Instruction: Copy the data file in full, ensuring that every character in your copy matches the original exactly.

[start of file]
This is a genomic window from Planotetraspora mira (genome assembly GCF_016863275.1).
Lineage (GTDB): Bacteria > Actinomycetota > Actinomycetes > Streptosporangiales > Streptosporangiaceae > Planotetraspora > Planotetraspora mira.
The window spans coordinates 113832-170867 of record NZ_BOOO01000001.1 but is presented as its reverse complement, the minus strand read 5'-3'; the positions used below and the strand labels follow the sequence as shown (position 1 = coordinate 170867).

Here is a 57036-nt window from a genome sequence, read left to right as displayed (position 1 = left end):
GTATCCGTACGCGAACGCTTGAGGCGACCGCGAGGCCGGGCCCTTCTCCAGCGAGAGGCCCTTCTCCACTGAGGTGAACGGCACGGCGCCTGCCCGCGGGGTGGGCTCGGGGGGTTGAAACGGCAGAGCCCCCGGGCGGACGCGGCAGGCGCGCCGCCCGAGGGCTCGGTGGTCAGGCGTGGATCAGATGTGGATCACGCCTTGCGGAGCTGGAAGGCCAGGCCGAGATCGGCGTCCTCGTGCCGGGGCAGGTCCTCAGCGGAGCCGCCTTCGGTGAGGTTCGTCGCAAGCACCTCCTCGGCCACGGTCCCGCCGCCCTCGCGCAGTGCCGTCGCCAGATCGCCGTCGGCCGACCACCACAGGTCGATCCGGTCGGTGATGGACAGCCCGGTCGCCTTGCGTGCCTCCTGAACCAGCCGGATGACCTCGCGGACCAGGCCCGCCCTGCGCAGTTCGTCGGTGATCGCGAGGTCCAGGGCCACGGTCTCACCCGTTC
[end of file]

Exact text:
This is a genomic window from Planotetraspora mira (genome assembly GCF_016863275.1).
Lineage (GTDB): Bacteria > Actinomycetota > Actinomycetes > Streptosporangiales > Streptosporangiaceae > Planotetraspora > Planotetraspora mira.
The window spans coordinates 113832-170867 of record NZ_BOOO01000001.1 but is presented as its reverse complement, the minus strand read 5'-3'; the positions used below and the strand labels follow the sequence as shown (position 1 = coordinate 170867).

Here is a 57036-nt window from a genome sequence, read left to right as displayed (position 1 = left end):
GTATCCGTACGCGAACGCTTGAGGCGACCGCGAGGCCGGGCCCTTCTCCAGCGAGAGGCCCTTCTCCACTGAGGTGAACGGCACGGCGCCTGCCCGCGGGGTGGGCTCGGGGGGTTGAAACGGCAGAGCCCCCGGGCGGACGCGGCAGGCGCGCCGCCCGAGGGCTCGGTGGTCAGGCGTGGATCAGATGTGGATCACGCCTTGCGGAGCTGGAAGGCCAGGCCGAGATCGGCGTCCTCGTGCCGGGGCAGGTCCTCAGCGGAGCCGCCTTCGGTGAGGTTCGTCGCAAGCACCTCCTCGGCCACGGTCCCGCCGCCCTCGCGCAGTGCCGTCGCCAGATCGCCGTCGGCCGACCACCACAGGTCGATCCGGTCGGTGATGGACAGCCCGGTCGCCTTGCGTGCCTCCTGAACCAGCCGGATGACCTCGCGGACCAGGCCCGCCCTGCGCAGTTCGTCGGTGATCGCGAGGTCCAGGGCCACGGTCTCACCCGTTC